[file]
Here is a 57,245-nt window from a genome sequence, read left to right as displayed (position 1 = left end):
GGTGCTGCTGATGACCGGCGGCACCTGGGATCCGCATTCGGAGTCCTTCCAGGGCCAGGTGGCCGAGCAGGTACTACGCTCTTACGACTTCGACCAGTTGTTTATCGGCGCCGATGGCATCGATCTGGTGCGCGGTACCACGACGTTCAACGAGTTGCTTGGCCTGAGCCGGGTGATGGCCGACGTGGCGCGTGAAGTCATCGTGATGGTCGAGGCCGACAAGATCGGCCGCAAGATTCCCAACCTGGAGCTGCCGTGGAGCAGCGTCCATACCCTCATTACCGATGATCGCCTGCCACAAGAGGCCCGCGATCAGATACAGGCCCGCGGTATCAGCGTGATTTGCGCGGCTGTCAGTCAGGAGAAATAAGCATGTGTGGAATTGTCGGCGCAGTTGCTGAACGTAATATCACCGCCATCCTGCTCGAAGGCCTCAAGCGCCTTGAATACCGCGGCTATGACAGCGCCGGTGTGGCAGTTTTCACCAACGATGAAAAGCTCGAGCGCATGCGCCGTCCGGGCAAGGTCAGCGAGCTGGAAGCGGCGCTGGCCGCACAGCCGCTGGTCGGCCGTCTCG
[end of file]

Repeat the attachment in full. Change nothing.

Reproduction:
Here is a 57,245-nt window from a genome sequence, read left to right as displayed (position 1 = left end):
GGTGCTGCTGATGACCGGCGGCACCTGGGATCCGCATTCGGAGTCCTTCCAGGGCCAGGTGGCCGAGCAGGTACTACGCTCTTACGACTTCGACCAGTTGTTTATCGGCGCCGATGGCATCGATCTGGTGCGCGGTACCACGACGTTCAACGAGTTGCTTGGCCTGAGCCGGGTGATGGCCGACGTGGCGCGTGAAGTCATCGTGATGGTCGAGGCCGACAAGATCGGCCGCAAGATTCCCAACCTGGAGCTGCCGTGGAGCAGCGTCCATACCCTCATTACCGATGATCGCCTGCCACAAGAGGCCCGCGATCAGATACAGGCCCGCGGTATCAGCGTGATTTGCGCGGCTGTCAGTCAGGAGAAATAAGCATGTGTGGAATTGTCGGCGCAGTTGCTGAACGTAATATCACCGCCATCCTGCTCGAAGGCCTCAAGCGCCTTGAATACCGCGGCTATGACAGCGCCGGTGTGGCAGTTTTCACCAACGATGAAAAGCTCGAGCGCATGCGCCGTCCGGGCAAGGTCAGCGAGCTGGAAGCGGCGCTGGCCGCACAGCCGCTGGTCGGCCGTCTCG